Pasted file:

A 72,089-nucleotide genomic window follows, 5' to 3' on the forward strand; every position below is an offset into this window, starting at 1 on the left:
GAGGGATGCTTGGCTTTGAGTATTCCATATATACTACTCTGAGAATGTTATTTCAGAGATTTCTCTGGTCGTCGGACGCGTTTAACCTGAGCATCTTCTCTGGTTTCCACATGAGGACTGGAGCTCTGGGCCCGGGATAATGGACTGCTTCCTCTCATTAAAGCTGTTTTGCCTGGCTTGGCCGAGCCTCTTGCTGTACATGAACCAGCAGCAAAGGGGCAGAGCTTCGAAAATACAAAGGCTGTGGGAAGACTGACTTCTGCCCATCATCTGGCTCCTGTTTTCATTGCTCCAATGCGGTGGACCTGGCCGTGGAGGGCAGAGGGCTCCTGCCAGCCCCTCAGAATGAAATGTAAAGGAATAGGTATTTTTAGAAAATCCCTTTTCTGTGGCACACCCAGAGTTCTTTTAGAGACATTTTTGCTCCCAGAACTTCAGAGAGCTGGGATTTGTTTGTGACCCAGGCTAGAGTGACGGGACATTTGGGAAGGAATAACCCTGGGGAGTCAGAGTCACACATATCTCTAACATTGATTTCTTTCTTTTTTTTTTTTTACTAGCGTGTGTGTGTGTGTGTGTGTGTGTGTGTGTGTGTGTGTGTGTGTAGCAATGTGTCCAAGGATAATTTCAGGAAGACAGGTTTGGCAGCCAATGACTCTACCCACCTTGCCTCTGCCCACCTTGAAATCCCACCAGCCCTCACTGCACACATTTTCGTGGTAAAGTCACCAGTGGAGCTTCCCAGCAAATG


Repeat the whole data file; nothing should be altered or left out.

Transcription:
A 72,089-nucleotide genomic window follows, 5' to 3' on the forward strand; every position below is an offset into this window, starting at 1 on the left:
GAGGGATGCTTGGCTTTGAGTATTCCATATATACTACTCTGAGAATGTTATTTCAGAGATTTCTCTGGTCGTCGGACGCGTTTAACCTGAGCATCTTCTCTGGTTTCCACATGAGGACTGGAGCTCTGGGCCCGGGATAATGGACTGCTTCCTCTCATTAAAGCTGTTTTGCCTGGCTTGGCCGAGCCTCTTGCTGTACATGAACCAGCAGCAAAGGGGCAGAGCTTCGAAAATACAAAGGCTGTGGGAAGACTGACTTCTGCCCATCATCTGGCTCCTGTTTTCATTGCTCCAATGCGGTGGACCTGGCCGTGGAGGGCAGAGGGCTCCTGCCAGCCCCTCAGAATGAAATGTAAAGGAATAGGTATTTTTAGAAAATCCCTTTTCTGTGGCACACCCAGAGTTCTTTTAGAGACATTTTTGCTCCCAGAACTTCAGAGAGCTGGGATTTGTTTGTGACCCAGGCTAGAGTGACGGGACATTTGGGAAGGAATAACCCTGGGGAGTCAGAGTCACACATATCTCTAACATTGATTTCTTTCTTTTTTTTTTTTTACTAGCGTGTGTGTGTGTGTGTGTGTGTGTGTGTGTGTGTGTGTGTGTGTAGCAATGTGTCCAAGGATAATTTCAGGAAGACAGGTTTGGCAGCCAATGACTCTACCCACCTTGCCTCTGCCCACCTTGAAATCCCACCAGCCCTCACTGCACACATTTTCGTGGTAAAGTCACCAGTGGAGCTTCCCAGCAAATG